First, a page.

- This topic has 7 replies, 1 voice, and was last updated 11 years ago by AliAsgher.
16th January 2010 at 09:25 #60743RubelGuest
Can any one pls help me which polarization is good in the rain zone and why?
Rubel16th January 2010 at 21:09 #60744PixGuest
I’ve never read anything about a polarization that works better under the rain, but someone else knows perhaps better than i do.
Rain drops are spherical, so they offer the same shape whichever angle you look at it 🙂18th January 2010 at 05:29 #60745PrabeenGuest
Might be rain DROPS are spherical. But not a heavy rain dude. N thats y they calculate intensity of rain in centimeters n not in radius. Am i right????
Polarization – Hmmm i dont think there is a relation between polarization and rain. A cross polarized antenna is much preferred. Wild guess.18th January 2010 at 06:50 #60746PixGuest
Your explanation doesn’t make any sense at all, so I assume it is a joke ??
When you talk about rain intensity measurement in “centimeters”, you know that the cm (or mm, usually) just refer to the height of water that falled onto the ground… not the actual size of the rain drops.
Imagine a rain drop of 5cm, you could drown in that ! Or at least lost an eye…
And finally… just for the sake of it : radius can be measured in cm 😉
Open this URL, interesting investigation of rain vs radio propagation :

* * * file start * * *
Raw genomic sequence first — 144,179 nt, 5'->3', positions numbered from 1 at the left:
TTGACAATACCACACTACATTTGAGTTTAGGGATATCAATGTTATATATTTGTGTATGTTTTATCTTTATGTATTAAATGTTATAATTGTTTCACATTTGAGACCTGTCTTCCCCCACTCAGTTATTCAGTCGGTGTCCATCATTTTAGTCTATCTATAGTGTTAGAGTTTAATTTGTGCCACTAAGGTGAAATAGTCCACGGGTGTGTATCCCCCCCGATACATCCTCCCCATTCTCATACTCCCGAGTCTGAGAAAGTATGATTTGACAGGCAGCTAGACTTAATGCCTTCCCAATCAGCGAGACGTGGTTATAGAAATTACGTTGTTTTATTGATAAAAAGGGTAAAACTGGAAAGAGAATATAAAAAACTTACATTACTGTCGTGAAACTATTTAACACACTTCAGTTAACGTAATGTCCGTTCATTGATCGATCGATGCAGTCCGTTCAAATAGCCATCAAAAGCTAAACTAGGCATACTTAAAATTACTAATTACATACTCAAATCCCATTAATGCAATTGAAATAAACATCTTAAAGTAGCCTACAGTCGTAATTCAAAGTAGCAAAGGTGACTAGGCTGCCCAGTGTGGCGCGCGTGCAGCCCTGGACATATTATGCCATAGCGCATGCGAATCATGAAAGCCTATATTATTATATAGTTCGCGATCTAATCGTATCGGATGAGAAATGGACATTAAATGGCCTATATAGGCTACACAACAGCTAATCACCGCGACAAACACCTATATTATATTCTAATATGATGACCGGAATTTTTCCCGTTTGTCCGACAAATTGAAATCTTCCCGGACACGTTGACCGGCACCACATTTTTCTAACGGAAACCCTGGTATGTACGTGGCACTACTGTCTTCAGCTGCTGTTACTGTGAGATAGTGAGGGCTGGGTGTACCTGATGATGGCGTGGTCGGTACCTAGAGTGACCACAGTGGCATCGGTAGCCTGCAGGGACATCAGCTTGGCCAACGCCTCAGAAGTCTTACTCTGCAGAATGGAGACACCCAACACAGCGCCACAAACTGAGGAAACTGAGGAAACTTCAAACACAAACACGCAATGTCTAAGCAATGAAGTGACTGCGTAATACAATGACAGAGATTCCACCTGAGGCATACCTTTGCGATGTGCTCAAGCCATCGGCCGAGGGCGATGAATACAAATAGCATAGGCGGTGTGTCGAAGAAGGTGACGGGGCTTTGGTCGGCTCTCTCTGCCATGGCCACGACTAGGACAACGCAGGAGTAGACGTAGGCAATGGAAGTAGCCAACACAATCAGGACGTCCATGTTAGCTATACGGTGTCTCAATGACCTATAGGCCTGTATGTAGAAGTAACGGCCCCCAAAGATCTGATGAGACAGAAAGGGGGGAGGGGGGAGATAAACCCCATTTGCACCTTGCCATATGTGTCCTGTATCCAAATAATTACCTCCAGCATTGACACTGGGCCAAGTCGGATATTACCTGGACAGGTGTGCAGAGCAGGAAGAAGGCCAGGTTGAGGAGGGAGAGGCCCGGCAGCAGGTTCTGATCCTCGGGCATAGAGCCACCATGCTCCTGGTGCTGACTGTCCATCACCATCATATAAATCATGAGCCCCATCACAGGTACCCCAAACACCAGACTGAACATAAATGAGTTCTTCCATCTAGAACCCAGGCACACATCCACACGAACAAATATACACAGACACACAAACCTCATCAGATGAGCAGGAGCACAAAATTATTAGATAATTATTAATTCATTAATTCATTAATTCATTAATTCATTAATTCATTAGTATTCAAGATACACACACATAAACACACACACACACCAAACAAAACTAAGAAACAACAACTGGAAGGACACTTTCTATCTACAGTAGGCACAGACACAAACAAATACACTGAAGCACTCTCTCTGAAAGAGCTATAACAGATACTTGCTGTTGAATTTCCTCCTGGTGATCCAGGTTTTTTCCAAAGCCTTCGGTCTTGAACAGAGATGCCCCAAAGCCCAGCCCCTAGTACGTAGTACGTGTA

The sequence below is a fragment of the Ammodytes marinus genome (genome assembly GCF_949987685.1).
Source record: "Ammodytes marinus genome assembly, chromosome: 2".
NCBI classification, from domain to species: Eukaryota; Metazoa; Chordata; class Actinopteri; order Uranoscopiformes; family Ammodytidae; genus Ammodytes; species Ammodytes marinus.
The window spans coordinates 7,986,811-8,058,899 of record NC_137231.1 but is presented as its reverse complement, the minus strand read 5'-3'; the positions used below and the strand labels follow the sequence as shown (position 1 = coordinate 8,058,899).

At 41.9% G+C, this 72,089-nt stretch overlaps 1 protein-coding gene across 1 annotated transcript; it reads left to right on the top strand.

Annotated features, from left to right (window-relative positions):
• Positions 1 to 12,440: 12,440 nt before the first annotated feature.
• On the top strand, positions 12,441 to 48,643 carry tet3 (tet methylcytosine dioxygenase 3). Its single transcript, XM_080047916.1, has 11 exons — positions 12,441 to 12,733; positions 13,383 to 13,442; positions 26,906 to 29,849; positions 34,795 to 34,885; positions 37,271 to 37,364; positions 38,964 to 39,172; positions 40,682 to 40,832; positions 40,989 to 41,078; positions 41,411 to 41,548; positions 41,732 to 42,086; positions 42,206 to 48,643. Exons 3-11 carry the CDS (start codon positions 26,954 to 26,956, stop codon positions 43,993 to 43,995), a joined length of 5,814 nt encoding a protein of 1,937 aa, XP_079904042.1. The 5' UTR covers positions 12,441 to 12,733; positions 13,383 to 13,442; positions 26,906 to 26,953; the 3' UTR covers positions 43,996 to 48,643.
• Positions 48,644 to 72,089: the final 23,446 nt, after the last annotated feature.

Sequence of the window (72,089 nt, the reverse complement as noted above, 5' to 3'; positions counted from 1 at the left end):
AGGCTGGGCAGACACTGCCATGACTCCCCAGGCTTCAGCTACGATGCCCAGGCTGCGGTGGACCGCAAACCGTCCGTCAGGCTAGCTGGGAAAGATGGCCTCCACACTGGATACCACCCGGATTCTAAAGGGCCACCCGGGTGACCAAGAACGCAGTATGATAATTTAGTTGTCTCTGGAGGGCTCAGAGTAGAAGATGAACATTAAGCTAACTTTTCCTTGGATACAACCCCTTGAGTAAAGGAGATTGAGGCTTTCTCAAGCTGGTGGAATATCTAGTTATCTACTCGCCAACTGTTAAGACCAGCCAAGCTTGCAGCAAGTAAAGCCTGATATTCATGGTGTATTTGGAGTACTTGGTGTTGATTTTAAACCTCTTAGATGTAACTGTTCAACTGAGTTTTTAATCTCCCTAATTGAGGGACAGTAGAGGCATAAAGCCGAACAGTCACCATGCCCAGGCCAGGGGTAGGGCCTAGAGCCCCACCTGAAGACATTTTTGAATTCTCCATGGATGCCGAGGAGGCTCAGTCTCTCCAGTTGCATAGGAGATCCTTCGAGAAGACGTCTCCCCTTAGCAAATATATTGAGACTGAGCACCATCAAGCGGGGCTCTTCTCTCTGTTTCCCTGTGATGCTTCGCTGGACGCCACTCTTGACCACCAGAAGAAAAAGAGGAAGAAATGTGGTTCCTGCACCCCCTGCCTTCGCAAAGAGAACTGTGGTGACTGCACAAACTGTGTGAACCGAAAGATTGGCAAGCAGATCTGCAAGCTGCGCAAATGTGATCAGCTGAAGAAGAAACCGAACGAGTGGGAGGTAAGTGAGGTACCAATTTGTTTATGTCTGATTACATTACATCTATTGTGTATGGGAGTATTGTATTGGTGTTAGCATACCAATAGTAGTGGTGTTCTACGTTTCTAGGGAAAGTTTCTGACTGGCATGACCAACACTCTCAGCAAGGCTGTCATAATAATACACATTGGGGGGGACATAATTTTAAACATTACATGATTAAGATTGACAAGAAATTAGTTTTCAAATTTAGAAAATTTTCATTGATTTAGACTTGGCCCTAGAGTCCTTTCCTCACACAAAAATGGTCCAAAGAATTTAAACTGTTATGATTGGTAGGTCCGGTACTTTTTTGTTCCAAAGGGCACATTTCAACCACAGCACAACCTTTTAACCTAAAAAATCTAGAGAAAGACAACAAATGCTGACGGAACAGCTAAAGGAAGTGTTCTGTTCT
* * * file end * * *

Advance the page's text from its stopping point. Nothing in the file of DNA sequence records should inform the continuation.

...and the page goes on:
pix18th January 2010 at 14:39 #60747ParasGuest
Best polarisation in rain is Vertical.
fading due to rain drops is lesser in V pol than in H pol coz in H pol electromagnetic waves travels horizontally and rain drops falls on it fades the signal.20th January 2010 at 09:22 #60748AliAsgherGuest
Limiting my discussion to GSM only, say till GSM1900 frequencies, the wavelength is still large enough (~157 cm) to be affected by a rain drop.
For higher frequency bands (in the range 10GHz or higher, the link posted by Pix seems good)20th January 2010 at 15:37 #60749PixGuest
Wavelength for GSM900 is 32cm !
16.7cm for DCS1800
For GSM, experiments show an attenuation of around 3dB when there is heavy rain.
But they don’t mention polarization.
-pix21st January 2010 at 07:45 #60750AliAsgherGuest
Thanks Pix. :)Seems I forgot a decimal in my below post.